Created by: Marta Karas (martakarass) on 2022-11-01

Credits: Eli Jones (biblicabeebli) – contributed util functions code, created credentials used in testing this code, guided on using s3 approach presented below.

Accessing and decrypting Beiwe data stored on Amazon S3

This page provides a guide to read in and decrypt Beiwe data, stored on Amazon S3, with Python code from one’s local computer or a remote server.

The workflow showed below leads to reading in the data as a pandas DataFrame. These data can be used then for further processing in Python or be saved into one’s machine as are; the latter is an example of using the workflow as a way of downloading Beiwe data.

Amazon S3

Amazon Web Services (AWS) is one of many cloud server providers. AWS offer various services, including Amazon Simple Storage Service (Amazon S3).

Amazon S3 is a service to store and protect data for variety of use cases, such as data lakes, cloud-native applications, and mobile apps. Amazon S3 offers a range of storage classes to choose from to optimize the cost (based on preferred features of the data access, resiliency, etc.), allows for controlling access to data, offers replication features to back up and restore critical data, and others.

Beiwe data is stored on Amazon S3 (decrypted at all times).

Boto3

Boto3 is a Python software development kit (SDK) for AWS. It allows to access, create, update and delete AWS resources, including Amazon S3, from one’s Python script. The workflow showed below makes use of Boto3’s functions GetObject and ListObjectsV2.

Credentials needed

Two sets of credentials are needed to follow the presented workflow to read in and decrypt Beiwe data stored on Amazon S3:

  1. Beiwe data AWS access credentials: AWS access key id, AWS secret access key;

  2. Beiwe data decryption credentials: decryption key.

At the time of writing, these credentials are administered by Eli Jones (biblicabeebli).

In addition, we also need to know Amazon S3 region name and Amazon S3 bucket name for the Beiwe data we want to access (both typically to be provided by the administrator), and the study folder name – equivalent to the Beiwe study ID.

Workflow setup

The workflow setup I use builds upon two Python files: one that stores the credential values, and another that stores util functions for reading and decrypting. Both files are given below.

Python file with credential values

The file defines Python environmental variables storing the credential values I received from the administrator. These values are confidential and should only ever be shared via a secure point of access, for example Harvard Secure File Transfer.

I name the file aws_read_and_decrypt_creds.py. The file I use is showed below. Note the true values were replaced by “foobar” placeholders for public presentation. The message printing part is optional.

import os

os.environ['BEIWE_SERVER_AWS_ACCESS_KEY_ID'] = "foobar1"
os.environ['BEIWE_SERVER_AWS_SECRET_ACCESS_KEY'] = "foobar2"
os.environ['S3_REGION_NAME'] = "foobar3"
os.environ['S3_BUCKET'] = "foobar4"
os.environ['STUDY_FOLDER'] = "foobar5"
os.environ['DECRYPTION_KEY_STRING'] = "foobar6"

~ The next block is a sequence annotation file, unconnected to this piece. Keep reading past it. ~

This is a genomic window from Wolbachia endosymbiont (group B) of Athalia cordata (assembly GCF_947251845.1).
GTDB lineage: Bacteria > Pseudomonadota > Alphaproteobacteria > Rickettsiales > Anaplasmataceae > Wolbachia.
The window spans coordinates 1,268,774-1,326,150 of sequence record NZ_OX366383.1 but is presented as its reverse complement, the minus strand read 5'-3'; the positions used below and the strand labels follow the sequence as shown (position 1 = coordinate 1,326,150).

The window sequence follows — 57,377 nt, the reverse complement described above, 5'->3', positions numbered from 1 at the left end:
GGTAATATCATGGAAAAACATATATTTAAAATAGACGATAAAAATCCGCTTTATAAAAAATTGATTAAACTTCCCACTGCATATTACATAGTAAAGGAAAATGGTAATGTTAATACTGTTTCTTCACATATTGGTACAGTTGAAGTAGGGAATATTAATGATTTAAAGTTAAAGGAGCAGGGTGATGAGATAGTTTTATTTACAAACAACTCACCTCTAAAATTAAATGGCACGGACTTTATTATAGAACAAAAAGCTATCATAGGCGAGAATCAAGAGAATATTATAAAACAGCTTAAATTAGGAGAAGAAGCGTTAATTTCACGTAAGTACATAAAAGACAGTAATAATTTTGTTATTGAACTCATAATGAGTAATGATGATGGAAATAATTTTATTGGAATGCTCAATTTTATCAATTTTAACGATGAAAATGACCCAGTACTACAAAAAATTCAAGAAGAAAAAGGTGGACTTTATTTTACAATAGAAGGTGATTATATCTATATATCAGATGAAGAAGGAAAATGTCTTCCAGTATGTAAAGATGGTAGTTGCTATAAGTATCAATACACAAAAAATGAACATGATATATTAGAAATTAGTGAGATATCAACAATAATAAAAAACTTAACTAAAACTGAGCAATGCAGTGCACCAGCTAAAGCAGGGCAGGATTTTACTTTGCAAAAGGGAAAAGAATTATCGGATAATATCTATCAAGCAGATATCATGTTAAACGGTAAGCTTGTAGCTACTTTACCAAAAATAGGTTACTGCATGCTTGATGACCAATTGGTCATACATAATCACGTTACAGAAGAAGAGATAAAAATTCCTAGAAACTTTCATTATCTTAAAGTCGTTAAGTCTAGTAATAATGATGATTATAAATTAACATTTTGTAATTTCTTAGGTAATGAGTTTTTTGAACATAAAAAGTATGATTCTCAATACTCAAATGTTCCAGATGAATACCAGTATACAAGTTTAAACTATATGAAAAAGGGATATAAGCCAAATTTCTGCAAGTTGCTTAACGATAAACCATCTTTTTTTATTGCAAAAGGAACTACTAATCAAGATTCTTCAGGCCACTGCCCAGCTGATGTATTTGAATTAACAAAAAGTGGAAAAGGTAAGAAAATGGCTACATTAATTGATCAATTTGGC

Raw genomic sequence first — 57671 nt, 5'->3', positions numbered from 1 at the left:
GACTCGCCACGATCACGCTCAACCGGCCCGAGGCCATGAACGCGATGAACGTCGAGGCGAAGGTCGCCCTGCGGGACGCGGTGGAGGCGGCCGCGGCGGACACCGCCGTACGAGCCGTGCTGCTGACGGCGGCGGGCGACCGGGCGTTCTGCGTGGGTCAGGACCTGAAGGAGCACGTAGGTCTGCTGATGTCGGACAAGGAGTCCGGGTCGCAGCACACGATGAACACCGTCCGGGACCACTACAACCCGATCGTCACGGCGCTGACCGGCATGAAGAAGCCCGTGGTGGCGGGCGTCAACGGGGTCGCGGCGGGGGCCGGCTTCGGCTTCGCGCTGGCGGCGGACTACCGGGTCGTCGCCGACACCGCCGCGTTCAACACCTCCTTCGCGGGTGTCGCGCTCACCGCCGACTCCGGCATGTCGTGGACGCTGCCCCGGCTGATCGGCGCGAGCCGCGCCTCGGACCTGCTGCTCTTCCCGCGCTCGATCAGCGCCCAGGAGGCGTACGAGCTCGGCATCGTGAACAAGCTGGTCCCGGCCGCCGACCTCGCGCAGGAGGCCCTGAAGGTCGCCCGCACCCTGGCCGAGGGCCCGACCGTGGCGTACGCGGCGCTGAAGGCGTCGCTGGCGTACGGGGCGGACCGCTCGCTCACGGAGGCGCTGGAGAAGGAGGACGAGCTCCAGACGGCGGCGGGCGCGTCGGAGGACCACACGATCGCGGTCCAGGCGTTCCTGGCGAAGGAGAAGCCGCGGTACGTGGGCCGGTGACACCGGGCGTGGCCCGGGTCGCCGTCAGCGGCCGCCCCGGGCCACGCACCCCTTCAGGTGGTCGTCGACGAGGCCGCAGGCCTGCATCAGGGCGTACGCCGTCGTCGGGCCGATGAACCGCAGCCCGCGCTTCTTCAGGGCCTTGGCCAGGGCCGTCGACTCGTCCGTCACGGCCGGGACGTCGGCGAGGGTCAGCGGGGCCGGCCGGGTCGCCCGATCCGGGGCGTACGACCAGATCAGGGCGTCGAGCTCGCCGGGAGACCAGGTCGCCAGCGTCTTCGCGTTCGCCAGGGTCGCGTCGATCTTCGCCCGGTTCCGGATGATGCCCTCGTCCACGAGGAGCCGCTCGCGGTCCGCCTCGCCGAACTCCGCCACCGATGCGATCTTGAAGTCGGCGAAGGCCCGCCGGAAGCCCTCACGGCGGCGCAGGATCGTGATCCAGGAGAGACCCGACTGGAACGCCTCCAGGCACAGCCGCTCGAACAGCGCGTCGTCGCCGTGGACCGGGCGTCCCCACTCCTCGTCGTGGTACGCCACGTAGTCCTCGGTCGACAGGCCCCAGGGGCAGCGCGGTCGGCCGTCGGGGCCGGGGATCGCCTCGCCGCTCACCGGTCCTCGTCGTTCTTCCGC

msg_test = 'Successfully defined the following environmental variables: '\
'BEIWE_SERVER_AWS_ACCESS_KEY_ID, '\
'BEIWE_SERVER_AWS_SECRET_ACCESS_KEY, '\
'S3_REGION_NAME, '\
'S3_BUCKET, '\
'STUDY_FOLDER, '\
'DECRYPTION_KEY_STRING'
print(msg_test)

Python file with util functions

The file defines boto3 connection client to to access Amazon S3 services and defines a set of Python util functions to accomplish a task of reading in and decrypting Beiwe data stored on Amazon S3. It assumes environmental variables from aws_read_and_decrypt_creds.py have been already defined.

I name the file aws_read_and_decrypt_utils.py. The file I use is showed below.

import os
import base64
# pip install boto3
import boto3
# pip install pycryptodomex==3.14.1
from Cryptodome.Cipher import AES
from io import StringIO
from io import BytesIO


# define variables based on variables located in the environment 
BEIWE_SERVER_AWS_ACCESS_KEY_ID = os.environ['BEIWE_SERVER_AWS_ACCESS_KEY_ID']
BEIWE_SERVER_AWS_SECRET_ACCESS_KEY = os.environ['BEIWE_SERVER_AWS_SECRET_ACCESS_KEY'] 
S3_REGION_NAME = os.environ['S3_REGION_NAME'] 
S3_BUCKET = os.environ['S3_BUCKET'] 
STUDY_FOLDER = os.environ['STUDY_FOLDER'] 
DECRYPTION_KEY_STRING = os.environ['DECRYPTION_KEY_STRING'] 
DECRYPTION_KEY = DECRYPTION_KEY_STRING.encode()


connection = boto3.client(
    's3',
    aws_access_key_id = BEIWE_SERVER_AWS_ACCESS_KEY_ID,
    aws_secret_access_key = BEIWE_SERVER_AWS_SECRET_ACCESS_KEY,
    region_name = S3_REGION_NAME,
)


def list_processed_files(prefix):
    # sanitize by removing starting and trailing slashes, then test for appropriate prefixes and
    # automatically add them if missing.
    prefix = prefix.strip("/")

    if not prefix:
        prefix = f"CHUNKED_DATA/{STUDY_FOLDER}"

    if not prefix.startswith(f"CHUNKED_DATA/{STUDY_FOLDER}"):
        prefix = f"CHUNKED_DATA/{STUDY_FOLDER}/" + prefix

    paginator = connection.get_paginator('list_objects_v2')
    page_iterator = paginator.paginate(
        Bucket = S3_BUCKET, Prefix = prefix)
    for page in page_iterator:
        if 'Contents' not in page:
            return